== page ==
Most of us are familiar with the "black boxes" on airplanes. Unlike the photo attached here, the black boxes on planes are small data recording devices. When a plane crashes or has to make an emergency landing, the black box on board is used to determine what went wrong by linking it to a computer and downloading its data. This is especially helpful if there are no witnesses or survivors to interview, which unfortunately happens frequently in plane crashes.
But how many of us realize that these black boxes are in many of the cars we drive? Officially called "event data recorders," these devices record dozens of different data, from the speed of the car to whether or not the driver or passengers were wearing seatbelts. The National Transportation Safety Board (NTSB) is supposed to be proposing a new regulation that would require the black boxes to be installed on all new vehicles.
NTSB has been trying to enact this rule unsuccessfully for almost a decade because people fear the black boxes will infringe on their privacy. Likening the recorders to "Big Brother," one Representative said, "Privacy is a big concern for many across America."
No matter what your beliefs are regarding the privacy issue, it is hard to deny the usefulness of having a large amount of pre-accident data available when determining what caused a car crash. In an effort to avoid fault, many drivers will stretch the truth or outright lie about how fast they were going or whether they attempted to stop or not, or they may try to place the blame on a malfunction of the car. Such was the case in a Louisville, Kentucky car crash that happened in August 2009. A man was test-driving a car at a high rate of speed when he crashed into another car and killed two people. He claimed that he was only going 60 mph before the crash, but the black box had recorded a pre-crash speed of 102 mph, more than twice the posted speed limit of 45 mph. He was found guilty of second-degree manslaughter and is currently serving a five-year sentence.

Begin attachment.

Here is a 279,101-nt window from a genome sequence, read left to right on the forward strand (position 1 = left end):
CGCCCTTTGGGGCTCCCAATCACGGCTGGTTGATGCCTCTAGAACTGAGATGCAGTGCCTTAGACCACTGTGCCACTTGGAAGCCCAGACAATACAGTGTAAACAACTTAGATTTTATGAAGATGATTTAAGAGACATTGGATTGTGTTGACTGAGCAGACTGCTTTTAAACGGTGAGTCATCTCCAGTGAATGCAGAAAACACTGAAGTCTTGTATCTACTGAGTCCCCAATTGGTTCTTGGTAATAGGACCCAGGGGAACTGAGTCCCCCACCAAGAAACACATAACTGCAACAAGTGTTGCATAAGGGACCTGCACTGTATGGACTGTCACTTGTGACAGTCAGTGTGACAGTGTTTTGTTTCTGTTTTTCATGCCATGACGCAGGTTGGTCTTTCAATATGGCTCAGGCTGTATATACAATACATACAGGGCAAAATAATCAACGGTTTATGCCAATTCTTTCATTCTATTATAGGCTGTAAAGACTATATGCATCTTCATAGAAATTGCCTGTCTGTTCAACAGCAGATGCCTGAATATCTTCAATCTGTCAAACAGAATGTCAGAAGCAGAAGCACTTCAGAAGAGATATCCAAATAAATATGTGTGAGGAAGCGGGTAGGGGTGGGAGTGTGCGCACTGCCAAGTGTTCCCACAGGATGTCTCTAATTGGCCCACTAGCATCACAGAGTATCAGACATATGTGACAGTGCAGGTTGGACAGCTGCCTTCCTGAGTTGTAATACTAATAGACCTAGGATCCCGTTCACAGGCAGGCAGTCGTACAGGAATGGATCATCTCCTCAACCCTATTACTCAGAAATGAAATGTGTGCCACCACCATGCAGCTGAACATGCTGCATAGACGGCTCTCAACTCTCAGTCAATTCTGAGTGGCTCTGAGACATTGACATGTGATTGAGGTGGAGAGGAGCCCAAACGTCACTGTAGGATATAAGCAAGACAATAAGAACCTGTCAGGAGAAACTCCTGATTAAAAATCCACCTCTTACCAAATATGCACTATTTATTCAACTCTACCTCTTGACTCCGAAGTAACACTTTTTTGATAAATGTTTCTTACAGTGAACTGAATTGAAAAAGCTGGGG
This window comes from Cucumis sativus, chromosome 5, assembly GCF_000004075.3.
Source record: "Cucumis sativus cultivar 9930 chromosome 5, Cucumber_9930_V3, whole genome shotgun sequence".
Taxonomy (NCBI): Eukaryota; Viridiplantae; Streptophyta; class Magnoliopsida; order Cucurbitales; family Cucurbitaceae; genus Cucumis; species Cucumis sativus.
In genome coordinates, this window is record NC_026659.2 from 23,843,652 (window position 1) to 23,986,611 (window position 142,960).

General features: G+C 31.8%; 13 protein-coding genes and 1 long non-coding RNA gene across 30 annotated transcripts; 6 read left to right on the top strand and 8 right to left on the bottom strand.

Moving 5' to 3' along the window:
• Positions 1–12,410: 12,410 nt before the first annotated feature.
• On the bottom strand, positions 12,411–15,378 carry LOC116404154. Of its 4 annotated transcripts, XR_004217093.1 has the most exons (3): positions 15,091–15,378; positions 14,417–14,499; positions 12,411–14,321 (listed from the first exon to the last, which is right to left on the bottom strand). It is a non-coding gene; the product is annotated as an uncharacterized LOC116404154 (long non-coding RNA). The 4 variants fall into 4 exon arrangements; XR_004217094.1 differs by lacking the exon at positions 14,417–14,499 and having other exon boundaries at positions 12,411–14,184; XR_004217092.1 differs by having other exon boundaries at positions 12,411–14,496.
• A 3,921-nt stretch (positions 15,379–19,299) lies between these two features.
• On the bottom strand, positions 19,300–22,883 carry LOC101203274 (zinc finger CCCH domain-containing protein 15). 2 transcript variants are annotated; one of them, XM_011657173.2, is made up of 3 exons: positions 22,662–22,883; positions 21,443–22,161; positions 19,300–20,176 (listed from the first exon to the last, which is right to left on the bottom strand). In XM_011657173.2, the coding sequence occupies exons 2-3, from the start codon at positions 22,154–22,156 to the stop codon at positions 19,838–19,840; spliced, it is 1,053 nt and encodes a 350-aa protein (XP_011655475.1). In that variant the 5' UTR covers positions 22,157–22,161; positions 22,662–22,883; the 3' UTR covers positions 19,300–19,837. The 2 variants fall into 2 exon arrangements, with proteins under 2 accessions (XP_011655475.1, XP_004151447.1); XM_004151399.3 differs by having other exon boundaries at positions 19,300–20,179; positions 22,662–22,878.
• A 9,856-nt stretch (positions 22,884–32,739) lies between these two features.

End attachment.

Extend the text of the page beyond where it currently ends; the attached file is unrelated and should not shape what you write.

These black boxes are also used by auto manufacturers to ensure and improve on the safety of the cars and trucks they sell. Many started installing the black boxes when airbags became mandatory in vehicles. While the airbag data was used in part to protect them from liability in some cases, it also enabled manufacturers to determine how to make the airbags safer. When Toyota owners started reporting that their cars were accelerating on their own in 2009-2010, black box data showed that the culprits were most likely the gas pedals themselves or the floor mats, which could get caught under the pedals.
Privacy is important, but so is safety. It will be interesting to see whether or not the regulation requiring black boxes is put in place, and what, if any, limits are placed on them. If you are injured in an accident, a black box may provide the evidence you need to be compensated for your injuries. An experienced Kentucky car accident attorney will know how to obtain this information and how it can be used in any legal action you wish to take.
Black boxes in cars raise privacy concerns; Associated Press; Joan Lowy; December 7, 2012